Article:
Seven-member collaborative launches downtown education center
The Downtown Education Collaborative (DEC), a local partnership of seven academic and community institutions, will open a new storefront education center at 219 Lisbon St. in January 2008. DEC’s mission is to pursue education partnerships in and with Lewiston’s downtown residential community. Its members include the four colleges of the Lewiston-Auburn area — Andover College, Bates College, Central Maine Community College and the University of Southern Maine’s Lewiston-Auburn College — as well as the Lewiston Public Library, Lewiston Adult Education and Empower Lewiston.
For two years, the partners met together to plan an initiative that would bring their resources to the downtown community, work collaboratively with community partners and one another, create a downtown space that could help to build community capacity, and get the four “Colleges of the Androscoggin” working together.
“Can you imagine it?” said Karl Trautman, the representative of Central Maine Community College about the DEC coalition. “With the opening of our new center, we will have the opportunity to offer team-taught service-learning classes where students from all of our colleges can work together with community partners to meet community needs. I can envision clinics and internships, community research projects, open space for downtown community meetings and drop-in services. I think DEC enables all of us to work with the downtown community in ways that none could do separately.”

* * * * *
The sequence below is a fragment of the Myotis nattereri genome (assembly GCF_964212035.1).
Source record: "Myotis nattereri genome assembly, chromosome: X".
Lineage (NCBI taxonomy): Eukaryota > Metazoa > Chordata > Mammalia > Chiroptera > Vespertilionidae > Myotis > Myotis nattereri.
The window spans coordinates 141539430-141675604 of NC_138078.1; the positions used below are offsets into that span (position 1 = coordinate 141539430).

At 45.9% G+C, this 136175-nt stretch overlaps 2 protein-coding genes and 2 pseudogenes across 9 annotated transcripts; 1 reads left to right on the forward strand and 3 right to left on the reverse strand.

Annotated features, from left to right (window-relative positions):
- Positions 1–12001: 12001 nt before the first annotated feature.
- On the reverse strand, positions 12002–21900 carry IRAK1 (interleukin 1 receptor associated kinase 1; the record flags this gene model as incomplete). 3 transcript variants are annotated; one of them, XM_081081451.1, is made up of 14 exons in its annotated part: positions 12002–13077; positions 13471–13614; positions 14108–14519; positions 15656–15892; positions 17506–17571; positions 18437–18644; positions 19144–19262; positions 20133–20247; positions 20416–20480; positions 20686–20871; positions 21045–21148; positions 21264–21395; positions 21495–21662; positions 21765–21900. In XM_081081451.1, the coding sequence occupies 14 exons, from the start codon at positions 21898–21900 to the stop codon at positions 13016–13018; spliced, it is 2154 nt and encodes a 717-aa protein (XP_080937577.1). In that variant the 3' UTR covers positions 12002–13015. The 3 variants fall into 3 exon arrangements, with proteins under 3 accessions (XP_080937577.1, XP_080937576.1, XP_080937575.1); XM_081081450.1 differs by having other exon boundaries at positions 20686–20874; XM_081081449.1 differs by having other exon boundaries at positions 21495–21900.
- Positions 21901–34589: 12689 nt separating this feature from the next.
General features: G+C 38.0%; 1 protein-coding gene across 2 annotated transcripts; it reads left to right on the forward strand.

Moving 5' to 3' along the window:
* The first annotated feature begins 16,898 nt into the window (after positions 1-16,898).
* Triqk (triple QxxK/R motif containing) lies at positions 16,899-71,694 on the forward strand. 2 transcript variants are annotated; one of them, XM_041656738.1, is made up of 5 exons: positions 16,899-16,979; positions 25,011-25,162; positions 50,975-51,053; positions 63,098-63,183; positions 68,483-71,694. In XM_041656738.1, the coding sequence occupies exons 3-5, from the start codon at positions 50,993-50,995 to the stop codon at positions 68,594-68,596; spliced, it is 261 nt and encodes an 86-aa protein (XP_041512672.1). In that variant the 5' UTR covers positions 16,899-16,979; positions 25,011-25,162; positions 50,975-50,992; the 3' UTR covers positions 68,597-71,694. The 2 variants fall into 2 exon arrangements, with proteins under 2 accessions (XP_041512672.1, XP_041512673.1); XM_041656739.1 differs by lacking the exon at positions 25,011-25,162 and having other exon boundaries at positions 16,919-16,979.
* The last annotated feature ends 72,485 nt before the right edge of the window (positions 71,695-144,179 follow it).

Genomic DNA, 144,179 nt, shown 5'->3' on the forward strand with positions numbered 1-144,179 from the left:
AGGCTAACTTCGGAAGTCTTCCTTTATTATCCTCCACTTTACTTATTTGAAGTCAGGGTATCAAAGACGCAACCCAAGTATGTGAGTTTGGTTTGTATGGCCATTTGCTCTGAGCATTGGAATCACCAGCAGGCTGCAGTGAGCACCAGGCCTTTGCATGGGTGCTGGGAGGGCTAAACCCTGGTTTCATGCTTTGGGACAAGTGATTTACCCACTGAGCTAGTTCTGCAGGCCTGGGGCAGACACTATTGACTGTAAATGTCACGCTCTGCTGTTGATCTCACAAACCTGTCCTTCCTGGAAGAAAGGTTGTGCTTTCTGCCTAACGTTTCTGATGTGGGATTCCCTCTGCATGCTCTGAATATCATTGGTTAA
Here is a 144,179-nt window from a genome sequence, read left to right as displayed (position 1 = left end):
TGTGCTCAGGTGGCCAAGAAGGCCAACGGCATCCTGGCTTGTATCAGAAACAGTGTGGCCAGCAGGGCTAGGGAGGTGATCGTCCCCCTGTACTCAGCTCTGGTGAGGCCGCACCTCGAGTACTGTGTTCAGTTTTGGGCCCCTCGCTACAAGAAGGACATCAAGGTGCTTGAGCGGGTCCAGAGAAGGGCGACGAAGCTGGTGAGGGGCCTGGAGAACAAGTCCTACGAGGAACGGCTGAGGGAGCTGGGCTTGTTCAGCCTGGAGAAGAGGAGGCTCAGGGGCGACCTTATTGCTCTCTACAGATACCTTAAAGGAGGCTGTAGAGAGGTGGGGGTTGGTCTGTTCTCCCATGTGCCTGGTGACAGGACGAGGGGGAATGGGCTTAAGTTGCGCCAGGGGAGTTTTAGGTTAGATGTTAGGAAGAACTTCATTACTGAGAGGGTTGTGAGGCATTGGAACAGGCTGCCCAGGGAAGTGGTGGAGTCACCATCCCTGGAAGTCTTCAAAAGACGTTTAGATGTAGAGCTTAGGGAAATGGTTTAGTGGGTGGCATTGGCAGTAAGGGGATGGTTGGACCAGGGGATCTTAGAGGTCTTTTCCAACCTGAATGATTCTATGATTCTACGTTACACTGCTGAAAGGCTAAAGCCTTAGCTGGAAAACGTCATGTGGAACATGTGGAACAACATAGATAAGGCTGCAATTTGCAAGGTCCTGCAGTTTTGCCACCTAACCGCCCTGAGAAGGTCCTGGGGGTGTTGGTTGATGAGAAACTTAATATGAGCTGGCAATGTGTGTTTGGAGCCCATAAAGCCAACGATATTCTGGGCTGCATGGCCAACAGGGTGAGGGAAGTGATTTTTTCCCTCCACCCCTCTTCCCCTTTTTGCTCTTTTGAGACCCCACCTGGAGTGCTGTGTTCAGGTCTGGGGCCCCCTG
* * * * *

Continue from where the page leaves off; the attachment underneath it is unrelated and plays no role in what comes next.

“We think that this model of inter-college cooperation mixed with community partnership represents something new in American higher education and something new for Lewiston-Auburn,” said Michelle Vazquez Jacobus of USM’s Lewiston-Auburn College. “All the DEC partners were doing innovative community work, but we hadn’t figured out how to do it together. We had a thousand dots, but we weren’t connecting them. Now we can envision all kinds of important projects: research into community health, computer projects that teach grass-roots groups how to use digital technologies, education programs for both new immigrants and older Mainers.”
The DEC partners are hiring a full-time administrator to direct the downtown education center and lead community-based education projects and programs. He or she will be responsible for working with the DEC collaborators and other community partners to organize education projects, oversee programs offered at the center and open the center to community events and initiatives. The launch and staffing of the center are made possible, in part, with a three-year, $132,000 grant from the Jessie B. Cox Charitable Trust to the Bates College Harward Center for Community Partnerships for the support of the whole DEC coalition.
“DEC is committed to a vision of community education that is collaborative, empowering, and place-based. That is why we needed a space right in downtown Lewiston,” said Christine Lashua, the representative of Andover College in the collaborative. “The Cox Trust grant enables DEC to open and staff such a center.” The Cox Trust funding will be administered by the Harward Center, but the downtown center and its director will be responsible to the whole seven-member collaborative.
“We want the downtown center at 219 Lisbon St. to be at once a home and a crossroads, a place where educators and community partners can work together in new ways,” said David Scobey, the director of Bates’ Harward Center for Community Partnerships. “We think that everyone – the downtown community, our students, and our institutions – can benefit from DEC.”